Single-agent chemotherapy with cisplatin or carboplatin can induce remissions in approximately 30% of previously treated patients with advanced stage ovarian cancer. Previous studies have shown that the extent of platinum-DNA adduct formation measured in WBC DNA of ovarian cancer patients treated with cisplatin or carboplatin is directly associated with disease response (Reed et al., Proc. Natl. Acad. Sci. USA, 84: 5024–5028, 1987). It has been unclear whether adduct level in WBC DNA is independent of known prognostic variables in this disease, or whether adduct level parallels a known prognostic variable that can be more easily monitored. In a cohort of 24 ovarian cancer patients treated with single-agent cisplatin or carboplatin, we retrospectively assessed the relationship between disease response, platinum-DNA adducts in WBC DNA, and each of eight prognostic variables by both univariate analysis and multivariate analysis. The prognostic variables evaluated included: response to previous treatment, Karnofsky status, total platinum dose prior to current therapy, stage of disease, age, bulk of disease at initiation of therapy, histological type, and histological grade. By univariate analysis, adduct level was strongly associated with disease response (two-sided P = 0.0058), with the next strongest associations with disease response being held by Karnofsky status (P = 0.125), stage of disease (P = 0.189), response to previous treatment (P = 0.352), total previous platinum dose (P = 0.358), and age (P = 0.374). No significant associations were found between adduct level and histological type or histological grade. Further, when patients were stratified by the number of cycles studied (one cycle, two cycles, or three cycles), higher levels of adduct were consistently seen in those patients responding to therapy. We conclude that, in this small cohort of refractory ovarian cancer patients treated with single-agent cisplatin or carboplatin, adduct level in WBC DNA appears to be more closely related to disease response than other previously identified prognostic variables.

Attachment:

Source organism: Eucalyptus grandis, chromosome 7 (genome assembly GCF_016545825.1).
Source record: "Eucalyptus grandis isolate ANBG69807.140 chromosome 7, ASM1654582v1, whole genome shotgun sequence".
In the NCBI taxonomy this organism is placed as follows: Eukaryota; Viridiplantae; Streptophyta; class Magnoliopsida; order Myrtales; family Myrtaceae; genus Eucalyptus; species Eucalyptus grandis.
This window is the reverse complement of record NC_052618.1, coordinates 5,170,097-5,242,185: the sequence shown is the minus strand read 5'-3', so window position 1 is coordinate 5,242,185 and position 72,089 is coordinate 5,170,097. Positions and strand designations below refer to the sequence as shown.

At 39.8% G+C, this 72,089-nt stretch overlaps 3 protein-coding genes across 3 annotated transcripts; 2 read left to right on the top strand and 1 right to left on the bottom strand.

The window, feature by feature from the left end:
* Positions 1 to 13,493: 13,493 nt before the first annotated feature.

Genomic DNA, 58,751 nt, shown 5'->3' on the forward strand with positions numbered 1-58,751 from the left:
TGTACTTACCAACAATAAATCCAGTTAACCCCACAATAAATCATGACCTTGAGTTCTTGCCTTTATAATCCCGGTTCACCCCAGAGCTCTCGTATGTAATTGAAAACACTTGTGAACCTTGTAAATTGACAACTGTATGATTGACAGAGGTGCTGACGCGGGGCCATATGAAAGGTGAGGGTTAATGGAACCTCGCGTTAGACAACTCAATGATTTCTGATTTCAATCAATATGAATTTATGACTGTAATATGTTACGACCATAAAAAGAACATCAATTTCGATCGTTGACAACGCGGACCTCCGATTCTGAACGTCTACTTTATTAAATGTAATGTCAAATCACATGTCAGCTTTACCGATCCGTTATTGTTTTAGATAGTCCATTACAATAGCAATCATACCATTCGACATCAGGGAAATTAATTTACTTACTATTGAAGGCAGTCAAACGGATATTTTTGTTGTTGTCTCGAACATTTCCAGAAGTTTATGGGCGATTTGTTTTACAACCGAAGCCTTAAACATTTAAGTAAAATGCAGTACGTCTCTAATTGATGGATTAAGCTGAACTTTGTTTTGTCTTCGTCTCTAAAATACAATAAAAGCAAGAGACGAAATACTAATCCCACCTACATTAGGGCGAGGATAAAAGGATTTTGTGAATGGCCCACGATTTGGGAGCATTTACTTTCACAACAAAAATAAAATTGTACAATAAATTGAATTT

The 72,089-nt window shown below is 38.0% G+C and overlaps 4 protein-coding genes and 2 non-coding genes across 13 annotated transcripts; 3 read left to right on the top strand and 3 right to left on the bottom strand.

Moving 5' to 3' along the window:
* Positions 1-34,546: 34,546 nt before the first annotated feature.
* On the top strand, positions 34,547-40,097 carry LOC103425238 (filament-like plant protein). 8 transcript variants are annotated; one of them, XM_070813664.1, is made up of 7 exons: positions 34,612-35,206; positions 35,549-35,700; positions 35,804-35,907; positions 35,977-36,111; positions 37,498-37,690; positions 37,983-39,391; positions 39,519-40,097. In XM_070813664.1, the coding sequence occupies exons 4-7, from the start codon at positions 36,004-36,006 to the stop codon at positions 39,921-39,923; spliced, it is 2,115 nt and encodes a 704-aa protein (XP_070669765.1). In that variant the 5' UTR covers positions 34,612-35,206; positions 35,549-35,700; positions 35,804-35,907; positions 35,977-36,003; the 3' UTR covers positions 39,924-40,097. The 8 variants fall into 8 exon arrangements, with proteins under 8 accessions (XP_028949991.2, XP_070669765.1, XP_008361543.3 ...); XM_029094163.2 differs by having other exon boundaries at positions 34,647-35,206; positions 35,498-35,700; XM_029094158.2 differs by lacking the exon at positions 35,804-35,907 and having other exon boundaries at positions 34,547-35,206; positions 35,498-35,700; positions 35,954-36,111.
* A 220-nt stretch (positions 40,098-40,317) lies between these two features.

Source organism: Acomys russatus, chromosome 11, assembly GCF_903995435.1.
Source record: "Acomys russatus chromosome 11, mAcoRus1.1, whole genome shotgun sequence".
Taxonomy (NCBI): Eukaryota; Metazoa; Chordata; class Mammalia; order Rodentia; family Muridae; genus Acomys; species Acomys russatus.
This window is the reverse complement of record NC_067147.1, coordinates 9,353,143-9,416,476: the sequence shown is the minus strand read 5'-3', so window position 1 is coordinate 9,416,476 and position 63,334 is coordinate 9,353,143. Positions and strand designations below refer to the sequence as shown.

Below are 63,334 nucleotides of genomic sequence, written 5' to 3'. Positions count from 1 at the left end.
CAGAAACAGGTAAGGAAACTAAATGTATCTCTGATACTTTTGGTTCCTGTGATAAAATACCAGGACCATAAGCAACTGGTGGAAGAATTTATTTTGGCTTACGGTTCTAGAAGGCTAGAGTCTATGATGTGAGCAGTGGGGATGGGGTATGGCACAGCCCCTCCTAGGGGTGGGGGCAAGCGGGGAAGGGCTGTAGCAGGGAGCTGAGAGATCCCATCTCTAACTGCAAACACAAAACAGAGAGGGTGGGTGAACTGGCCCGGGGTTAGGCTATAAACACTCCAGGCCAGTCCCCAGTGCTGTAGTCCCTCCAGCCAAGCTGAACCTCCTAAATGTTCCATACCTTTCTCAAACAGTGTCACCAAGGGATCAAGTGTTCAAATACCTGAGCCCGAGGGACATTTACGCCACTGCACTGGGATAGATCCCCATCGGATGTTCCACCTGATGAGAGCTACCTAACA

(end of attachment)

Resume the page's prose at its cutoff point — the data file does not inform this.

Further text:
This content is only available via PDF.